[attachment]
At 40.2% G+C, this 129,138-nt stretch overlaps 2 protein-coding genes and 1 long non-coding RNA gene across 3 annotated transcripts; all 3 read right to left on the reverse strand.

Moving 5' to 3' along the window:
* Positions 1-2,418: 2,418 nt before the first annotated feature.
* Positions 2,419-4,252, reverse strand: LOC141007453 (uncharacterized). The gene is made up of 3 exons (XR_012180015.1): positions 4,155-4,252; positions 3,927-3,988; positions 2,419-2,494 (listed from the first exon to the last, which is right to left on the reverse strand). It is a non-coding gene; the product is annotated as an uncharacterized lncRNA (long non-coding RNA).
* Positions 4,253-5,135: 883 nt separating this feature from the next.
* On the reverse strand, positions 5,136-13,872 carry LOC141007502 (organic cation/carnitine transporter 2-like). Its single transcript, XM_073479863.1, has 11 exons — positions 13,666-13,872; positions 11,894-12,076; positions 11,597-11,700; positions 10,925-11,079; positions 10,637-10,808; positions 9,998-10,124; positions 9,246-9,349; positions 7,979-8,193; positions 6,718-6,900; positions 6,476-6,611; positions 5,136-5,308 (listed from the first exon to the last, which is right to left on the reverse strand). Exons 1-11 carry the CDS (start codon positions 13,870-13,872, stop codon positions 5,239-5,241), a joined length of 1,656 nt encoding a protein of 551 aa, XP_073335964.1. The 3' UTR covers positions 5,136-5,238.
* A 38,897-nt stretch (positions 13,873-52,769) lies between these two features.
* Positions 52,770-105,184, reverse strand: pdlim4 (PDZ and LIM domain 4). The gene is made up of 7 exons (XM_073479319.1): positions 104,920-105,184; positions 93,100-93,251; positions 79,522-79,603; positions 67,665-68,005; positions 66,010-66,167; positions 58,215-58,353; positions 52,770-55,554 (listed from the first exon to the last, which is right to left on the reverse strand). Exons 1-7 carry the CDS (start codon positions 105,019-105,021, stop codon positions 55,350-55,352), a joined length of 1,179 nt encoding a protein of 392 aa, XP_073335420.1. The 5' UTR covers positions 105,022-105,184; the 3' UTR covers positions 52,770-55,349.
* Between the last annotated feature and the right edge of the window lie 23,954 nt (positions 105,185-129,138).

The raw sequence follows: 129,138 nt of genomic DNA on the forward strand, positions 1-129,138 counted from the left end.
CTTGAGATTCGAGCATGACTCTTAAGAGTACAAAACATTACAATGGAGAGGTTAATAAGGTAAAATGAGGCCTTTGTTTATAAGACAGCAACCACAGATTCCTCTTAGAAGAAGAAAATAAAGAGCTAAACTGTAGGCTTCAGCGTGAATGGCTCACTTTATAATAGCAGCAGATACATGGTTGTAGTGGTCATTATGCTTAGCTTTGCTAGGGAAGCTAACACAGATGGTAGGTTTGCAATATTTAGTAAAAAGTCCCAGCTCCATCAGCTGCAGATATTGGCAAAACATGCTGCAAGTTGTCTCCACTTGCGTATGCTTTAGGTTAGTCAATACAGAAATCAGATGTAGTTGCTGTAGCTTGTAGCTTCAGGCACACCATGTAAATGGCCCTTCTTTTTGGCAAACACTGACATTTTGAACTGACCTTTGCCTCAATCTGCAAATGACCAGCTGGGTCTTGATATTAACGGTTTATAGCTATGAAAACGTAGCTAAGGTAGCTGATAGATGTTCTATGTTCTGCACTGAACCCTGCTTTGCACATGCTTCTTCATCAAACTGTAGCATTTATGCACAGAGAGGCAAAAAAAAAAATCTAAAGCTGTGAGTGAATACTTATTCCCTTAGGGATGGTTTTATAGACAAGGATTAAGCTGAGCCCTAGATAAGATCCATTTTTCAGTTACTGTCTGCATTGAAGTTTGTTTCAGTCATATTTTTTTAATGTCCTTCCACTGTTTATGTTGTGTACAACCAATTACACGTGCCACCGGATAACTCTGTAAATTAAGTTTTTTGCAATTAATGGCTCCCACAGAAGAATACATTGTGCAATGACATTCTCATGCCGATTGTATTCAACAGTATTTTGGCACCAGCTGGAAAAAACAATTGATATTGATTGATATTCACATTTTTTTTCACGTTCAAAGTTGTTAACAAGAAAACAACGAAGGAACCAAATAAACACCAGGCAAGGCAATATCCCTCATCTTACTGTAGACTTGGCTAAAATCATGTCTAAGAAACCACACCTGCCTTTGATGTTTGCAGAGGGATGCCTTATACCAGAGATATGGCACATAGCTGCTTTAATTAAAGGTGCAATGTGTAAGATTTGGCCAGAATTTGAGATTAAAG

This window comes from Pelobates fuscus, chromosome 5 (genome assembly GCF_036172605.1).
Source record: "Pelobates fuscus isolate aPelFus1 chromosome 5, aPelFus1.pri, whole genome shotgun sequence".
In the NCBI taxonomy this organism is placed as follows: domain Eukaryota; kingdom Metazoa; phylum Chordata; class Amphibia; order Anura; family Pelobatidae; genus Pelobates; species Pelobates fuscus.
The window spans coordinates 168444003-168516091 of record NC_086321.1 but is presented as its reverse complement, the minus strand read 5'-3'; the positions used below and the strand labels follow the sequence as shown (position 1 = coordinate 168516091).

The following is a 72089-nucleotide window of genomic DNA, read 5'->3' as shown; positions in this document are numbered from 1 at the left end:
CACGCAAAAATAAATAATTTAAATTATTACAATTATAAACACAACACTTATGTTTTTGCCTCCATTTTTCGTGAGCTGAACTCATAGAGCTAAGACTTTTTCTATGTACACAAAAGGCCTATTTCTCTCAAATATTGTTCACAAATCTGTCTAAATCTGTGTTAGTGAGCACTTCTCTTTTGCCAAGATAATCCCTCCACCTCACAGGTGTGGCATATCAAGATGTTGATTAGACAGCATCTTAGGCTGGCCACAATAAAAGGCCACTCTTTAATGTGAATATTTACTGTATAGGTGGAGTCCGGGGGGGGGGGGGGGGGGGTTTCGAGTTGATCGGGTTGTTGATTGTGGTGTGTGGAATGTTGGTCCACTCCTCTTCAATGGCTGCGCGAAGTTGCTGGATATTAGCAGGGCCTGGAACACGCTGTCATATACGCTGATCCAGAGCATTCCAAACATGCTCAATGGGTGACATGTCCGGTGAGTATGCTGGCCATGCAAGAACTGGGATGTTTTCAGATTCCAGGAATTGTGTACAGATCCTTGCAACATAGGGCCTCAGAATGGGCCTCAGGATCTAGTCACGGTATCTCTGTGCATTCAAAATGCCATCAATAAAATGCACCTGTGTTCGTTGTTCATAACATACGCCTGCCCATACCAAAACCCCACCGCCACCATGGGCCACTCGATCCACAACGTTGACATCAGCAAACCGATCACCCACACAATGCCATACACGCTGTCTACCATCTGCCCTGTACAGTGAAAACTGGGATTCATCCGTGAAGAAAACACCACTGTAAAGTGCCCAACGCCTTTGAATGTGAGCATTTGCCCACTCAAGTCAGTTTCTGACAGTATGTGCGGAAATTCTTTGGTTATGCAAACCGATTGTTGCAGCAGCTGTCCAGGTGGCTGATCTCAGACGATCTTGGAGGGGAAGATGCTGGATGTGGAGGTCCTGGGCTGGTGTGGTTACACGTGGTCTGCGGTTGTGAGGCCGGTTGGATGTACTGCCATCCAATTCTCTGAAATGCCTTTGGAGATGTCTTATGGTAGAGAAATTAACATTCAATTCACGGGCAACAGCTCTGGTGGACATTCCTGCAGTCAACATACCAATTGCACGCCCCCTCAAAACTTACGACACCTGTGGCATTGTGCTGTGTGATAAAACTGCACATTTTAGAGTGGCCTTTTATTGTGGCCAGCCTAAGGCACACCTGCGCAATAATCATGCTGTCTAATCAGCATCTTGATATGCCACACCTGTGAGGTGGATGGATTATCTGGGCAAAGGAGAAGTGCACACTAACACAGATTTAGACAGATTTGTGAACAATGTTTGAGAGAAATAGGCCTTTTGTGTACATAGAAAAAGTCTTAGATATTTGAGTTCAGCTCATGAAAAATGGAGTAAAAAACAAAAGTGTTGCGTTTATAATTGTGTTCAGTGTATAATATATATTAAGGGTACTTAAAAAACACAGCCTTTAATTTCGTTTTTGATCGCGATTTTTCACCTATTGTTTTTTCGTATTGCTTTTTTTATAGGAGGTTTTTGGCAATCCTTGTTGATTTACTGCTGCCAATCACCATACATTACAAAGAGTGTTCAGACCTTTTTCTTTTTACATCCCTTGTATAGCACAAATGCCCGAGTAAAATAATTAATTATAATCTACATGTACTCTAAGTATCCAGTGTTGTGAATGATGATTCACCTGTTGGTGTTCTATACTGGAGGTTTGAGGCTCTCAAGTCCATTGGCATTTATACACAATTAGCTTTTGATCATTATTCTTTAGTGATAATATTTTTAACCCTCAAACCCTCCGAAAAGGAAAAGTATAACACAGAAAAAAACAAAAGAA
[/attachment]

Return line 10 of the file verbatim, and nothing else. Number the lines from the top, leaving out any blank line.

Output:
The raw sequence follows: 129,138 nt of genomic DNA on the forward strand, positions 1-129,138 counted from the left end.